Some highlights from The Art of Not Being Governed…
On illiteracy, or ‘post-literacy’:
Illiteracy in the hills [of Southeast Asia] can, more speculatively, be interpreted in the same fashion. Virtually all hill peoples have legends claiming that they once had writing and either lost it or that it was stolen from them. Given the considerable advantages in plasticity of oral over written histories and genealogies, it is at least conceivable to see the loss of literacy and of written texts as a more or less deliberate adaptation to statelessness.
On modern states:
Only the modern state, in both its colonial and its independent guises, has had the resources to realize a project of rule that was a mere glint in the eye of its precolonial ancestor: namely to bring nonstate spaces and people to heel. This project in its broadest sense represents the last great enclosure movement in Southeast Asia. It has been pursued—albeit clumsily and with setbacks—consistently for at least the past century. Governments, whether colonial or independent, communist or neoliberal, populist or authoritarian, have embraced it fully. The headlong pursuit of this end by regimes otherwise starkly different suggests that such projects of administrative, economic, and cultural standardization are hard-wired into the architecture of the modern state itself.
On the ‘production’ of China’s ethnic minorities:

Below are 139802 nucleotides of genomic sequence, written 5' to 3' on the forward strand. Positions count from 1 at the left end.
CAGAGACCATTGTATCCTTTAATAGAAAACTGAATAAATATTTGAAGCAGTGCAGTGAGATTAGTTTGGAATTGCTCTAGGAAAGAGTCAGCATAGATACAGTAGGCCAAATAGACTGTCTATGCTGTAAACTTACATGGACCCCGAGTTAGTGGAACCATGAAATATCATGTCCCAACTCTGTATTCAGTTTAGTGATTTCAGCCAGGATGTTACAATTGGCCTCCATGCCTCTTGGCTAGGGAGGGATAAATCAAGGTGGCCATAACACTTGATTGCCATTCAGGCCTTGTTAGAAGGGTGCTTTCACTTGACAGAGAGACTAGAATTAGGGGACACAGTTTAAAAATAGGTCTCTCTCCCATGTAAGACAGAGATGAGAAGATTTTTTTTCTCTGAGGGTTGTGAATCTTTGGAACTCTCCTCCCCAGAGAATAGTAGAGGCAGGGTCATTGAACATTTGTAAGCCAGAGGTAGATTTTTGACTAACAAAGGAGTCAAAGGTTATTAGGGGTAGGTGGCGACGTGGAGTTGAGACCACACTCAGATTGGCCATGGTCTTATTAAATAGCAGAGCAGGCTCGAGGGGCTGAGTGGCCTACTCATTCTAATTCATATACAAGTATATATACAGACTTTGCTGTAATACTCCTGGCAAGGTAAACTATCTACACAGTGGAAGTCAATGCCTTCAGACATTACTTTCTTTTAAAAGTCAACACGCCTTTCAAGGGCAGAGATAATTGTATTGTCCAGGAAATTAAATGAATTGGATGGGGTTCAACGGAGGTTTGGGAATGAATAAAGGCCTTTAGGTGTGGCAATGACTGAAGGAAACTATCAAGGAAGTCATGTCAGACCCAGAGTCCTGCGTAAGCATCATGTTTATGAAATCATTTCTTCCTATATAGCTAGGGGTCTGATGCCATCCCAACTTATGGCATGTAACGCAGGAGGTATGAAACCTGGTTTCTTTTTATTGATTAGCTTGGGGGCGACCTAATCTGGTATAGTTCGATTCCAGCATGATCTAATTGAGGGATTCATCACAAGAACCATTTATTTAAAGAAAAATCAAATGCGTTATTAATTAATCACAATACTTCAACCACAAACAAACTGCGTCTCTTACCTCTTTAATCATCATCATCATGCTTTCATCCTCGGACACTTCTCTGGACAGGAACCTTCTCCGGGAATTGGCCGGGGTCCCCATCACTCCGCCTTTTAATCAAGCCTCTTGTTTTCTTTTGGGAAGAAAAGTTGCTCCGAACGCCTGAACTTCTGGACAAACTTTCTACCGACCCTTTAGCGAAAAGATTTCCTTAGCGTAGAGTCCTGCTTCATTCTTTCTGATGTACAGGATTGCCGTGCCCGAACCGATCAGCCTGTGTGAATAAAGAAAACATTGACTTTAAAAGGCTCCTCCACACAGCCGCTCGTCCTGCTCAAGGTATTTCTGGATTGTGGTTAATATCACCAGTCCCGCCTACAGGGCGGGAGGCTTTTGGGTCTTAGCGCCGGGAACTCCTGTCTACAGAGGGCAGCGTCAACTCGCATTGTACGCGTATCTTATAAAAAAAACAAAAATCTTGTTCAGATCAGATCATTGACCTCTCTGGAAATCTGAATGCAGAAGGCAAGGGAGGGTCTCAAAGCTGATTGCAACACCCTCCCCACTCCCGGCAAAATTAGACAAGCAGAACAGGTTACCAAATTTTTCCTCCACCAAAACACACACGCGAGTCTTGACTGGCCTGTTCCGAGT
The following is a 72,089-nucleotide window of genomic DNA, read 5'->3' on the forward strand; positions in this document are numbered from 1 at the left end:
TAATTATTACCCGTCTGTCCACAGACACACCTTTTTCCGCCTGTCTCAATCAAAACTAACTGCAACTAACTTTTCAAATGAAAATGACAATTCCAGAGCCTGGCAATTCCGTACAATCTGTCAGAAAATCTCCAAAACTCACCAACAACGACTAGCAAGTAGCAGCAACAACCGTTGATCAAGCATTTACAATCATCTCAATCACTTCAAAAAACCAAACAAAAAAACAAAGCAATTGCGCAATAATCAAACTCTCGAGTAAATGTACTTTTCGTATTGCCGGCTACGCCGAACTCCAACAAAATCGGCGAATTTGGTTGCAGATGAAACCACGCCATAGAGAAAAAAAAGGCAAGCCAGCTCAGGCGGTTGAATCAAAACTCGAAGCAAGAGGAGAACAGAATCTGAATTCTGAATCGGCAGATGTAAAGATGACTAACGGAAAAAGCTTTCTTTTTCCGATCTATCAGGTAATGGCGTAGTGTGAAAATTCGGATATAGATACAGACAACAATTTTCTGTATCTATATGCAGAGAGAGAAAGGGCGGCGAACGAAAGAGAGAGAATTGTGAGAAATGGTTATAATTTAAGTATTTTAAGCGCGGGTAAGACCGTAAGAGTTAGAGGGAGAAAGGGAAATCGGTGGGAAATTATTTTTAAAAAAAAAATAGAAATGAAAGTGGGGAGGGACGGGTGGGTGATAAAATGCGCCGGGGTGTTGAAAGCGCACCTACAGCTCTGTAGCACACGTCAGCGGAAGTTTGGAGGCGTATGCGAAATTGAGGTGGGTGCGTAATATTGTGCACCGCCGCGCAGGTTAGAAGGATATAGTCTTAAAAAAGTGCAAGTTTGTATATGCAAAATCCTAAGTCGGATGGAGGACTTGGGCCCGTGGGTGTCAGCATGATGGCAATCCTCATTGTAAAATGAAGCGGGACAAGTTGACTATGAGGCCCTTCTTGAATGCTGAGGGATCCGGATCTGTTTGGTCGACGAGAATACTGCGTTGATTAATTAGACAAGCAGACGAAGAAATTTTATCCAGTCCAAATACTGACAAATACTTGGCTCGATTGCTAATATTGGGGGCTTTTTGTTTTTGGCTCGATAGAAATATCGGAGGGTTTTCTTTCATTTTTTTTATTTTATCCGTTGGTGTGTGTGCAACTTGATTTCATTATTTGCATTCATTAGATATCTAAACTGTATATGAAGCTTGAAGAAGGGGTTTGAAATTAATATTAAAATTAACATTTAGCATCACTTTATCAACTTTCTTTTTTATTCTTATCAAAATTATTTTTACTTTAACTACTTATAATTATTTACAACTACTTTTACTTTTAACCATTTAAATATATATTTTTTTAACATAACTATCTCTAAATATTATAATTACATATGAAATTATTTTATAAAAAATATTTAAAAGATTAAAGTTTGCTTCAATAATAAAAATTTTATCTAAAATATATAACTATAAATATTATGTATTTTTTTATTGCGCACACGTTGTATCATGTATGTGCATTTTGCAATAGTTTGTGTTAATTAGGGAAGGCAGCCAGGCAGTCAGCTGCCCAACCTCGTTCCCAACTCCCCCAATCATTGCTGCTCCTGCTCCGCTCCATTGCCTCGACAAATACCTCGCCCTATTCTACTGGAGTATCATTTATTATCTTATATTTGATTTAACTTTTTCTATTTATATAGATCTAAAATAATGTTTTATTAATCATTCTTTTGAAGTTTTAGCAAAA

The general pattern, however, seems to be as follows: as the reach of the Chinese state grew, peoples at the point of expansion were either absorbed (becoming, in time, Han) or moved away, often after a failed revolt. Those who left be-came, at least for a time, distinct societies that could be said to have “self-marginalized” by migration.48 As the process was repeated again and again antibiotic Ciplox http://canadianpharmacyonline.org/product/ciplox/ online, culturally complex zones of refuge sprang up in the hinterlands of the state. “The history of the various non-state peoples of this region” can, Fiskesjö believes, be written as the bifurcation between those who had long been in the hills (for example, the Wa people) and those who sought refuge there: “Among those who left [the zone of Chinese state power], we find many Tibeto-Burman ethnolinguistic formations (Lahu, Hani, Akha, etc.) as well as Miao or Hmong speakers, and other peoples . . . described as ‘hill tribes out of China’ with a ‘heritage of defeat’ that has led many of them during the past few centuries, into the northern parts of the modern states of Thai-land, Burma, Laos, and Vietnam where many of them are still regarded as newcomers.”